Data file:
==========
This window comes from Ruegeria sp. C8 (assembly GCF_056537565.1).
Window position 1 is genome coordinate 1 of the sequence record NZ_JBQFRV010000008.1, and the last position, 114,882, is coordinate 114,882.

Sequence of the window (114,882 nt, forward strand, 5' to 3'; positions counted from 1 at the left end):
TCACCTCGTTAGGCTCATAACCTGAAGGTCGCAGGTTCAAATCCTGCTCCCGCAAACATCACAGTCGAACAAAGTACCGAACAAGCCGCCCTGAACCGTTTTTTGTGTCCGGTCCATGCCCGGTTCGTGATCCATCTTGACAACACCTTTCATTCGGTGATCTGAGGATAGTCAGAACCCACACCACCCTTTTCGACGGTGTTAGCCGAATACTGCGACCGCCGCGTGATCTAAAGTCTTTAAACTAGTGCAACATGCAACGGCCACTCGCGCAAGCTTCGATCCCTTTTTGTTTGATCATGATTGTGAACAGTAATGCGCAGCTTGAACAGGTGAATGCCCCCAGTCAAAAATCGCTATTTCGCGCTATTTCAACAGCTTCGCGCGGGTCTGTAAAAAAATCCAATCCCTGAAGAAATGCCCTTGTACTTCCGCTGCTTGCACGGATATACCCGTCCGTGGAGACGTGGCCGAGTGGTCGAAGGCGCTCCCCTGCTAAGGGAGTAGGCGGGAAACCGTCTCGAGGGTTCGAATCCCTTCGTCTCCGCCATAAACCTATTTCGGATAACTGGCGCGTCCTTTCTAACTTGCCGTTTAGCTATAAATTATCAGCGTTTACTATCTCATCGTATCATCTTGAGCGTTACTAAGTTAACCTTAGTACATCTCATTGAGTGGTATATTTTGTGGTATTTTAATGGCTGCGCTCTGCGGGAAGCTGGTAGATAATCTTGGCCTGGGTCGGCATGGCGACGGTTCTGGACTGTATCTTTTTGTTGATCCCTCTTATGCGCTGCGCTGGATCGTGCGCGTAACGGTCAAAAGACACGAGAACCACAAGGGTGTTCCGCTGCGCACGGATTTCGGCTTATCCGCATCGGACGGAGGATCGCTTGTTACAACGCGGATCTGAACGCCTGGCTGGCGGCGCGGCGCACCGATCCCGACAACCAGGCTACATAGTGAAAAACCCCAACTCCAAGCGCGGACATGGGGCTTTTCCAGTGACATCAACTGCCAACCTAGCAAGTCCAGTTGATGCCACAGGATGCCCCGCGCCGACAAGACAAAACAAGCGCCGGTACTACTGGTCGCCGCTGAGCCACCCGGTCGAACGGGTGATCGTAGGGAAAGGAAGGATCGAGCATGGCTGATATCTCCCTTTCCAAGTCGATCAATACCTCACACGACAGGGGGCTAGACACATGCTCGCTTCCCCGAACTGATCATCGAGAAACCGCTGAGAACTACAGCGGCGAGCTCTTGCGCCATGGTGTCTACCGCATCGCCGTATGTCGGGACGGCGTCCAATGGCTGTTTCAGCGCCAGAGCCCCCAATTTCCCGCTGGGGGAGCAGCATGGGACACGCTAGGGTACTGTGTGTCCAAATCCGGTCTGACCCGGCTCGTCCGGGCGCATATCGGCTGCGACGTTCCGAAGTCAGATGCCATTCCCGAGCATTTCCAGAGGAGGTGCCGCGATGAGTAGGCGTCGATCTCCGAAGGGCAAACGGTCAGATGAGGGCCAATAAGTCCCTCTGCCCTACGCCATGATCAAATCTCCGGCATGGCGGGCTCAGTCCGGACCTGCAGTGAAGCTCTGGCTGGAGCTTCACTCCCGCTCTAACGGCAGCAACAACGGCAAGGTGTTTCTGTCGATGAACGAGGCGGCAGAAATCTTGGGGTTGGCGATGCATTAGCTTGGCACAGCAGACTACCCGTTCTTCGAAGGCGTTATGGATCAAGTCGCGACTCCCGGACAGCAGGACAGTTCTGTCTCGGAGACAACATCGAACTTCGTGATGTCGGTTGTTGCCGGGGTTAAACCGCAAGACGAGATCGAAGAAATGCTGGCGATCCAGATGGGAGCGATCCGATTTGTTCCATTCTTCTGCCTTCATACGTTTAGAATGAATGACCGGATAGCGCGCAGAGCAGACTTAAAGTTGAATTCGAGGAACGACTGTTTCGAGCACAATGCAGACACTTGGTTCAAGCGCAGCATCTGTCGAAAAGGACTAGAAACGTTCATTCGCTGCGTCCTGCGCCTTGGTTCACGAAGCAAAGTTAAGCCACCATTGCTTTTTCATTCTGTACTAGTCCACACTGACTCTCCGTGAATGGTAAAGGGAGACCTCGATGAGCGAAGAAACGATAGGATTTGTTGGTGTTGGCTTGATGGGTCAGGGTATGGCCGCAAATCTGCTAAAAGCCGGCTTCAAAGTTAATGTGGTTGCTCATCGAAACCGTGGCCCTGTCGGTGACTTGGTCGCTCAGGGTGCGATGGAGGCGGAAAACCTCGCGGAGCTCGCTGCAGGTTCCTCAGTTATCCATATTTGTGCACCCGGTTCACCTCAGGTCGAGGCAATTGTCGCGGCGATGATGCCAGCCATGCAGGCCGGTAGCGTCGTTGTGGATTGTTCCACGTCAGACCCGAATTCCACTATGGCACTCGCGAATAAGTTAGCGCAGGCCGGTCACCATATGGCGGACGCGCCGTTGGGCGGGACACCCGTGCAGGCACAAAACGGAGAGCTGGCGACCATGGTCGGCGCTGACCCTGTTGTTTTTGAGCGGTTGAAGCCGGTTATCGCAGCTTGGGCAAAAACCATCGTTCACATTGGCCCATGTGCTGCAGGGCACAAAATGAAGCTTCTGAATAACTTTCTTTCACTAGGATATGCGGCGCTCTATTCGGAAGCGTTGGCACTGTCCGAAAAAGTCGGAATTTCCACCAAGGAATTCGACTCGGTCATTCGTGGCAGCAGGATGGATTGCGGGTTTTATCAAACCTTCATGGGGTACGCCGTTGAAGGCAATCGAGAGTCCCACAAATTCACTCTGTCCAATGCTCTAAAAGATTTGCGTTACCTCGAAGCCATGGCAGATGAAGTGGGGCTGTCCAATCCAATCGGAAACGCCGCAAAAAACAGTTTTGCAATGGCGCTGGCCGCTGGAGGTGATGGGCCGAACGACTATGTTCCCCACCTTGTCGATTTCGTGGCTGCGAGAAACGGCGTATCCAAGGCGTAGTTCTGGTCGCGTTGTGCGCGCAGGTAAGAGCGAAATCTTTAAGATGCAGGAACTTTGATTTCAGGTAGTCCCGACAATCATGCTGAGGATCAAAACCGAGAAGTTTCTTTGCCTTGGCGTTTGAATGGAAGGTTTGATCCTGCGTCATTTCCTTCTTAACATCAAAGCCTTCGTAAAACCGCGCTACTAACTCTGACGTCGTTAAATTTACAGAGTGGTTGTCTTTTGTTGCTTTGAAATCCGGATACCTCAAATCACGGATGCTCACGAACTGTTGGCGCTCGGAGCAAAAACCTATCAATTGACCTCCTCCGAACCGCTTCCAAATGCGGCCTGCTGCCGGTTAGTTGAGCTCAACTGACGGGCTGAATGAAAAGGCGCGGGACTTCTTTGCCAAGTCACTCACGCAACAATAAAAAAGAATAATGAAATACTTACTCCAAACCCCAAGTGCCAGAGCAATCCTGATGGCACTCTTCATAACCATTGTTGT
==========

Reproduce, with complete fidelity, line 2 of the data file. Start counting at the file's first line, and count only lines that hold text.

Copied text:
Window position 1 is genome coordinate 1 of the sequence record NZ_JBQFRV010000008.1, and the last position, 114,882, is coordinate 114,882.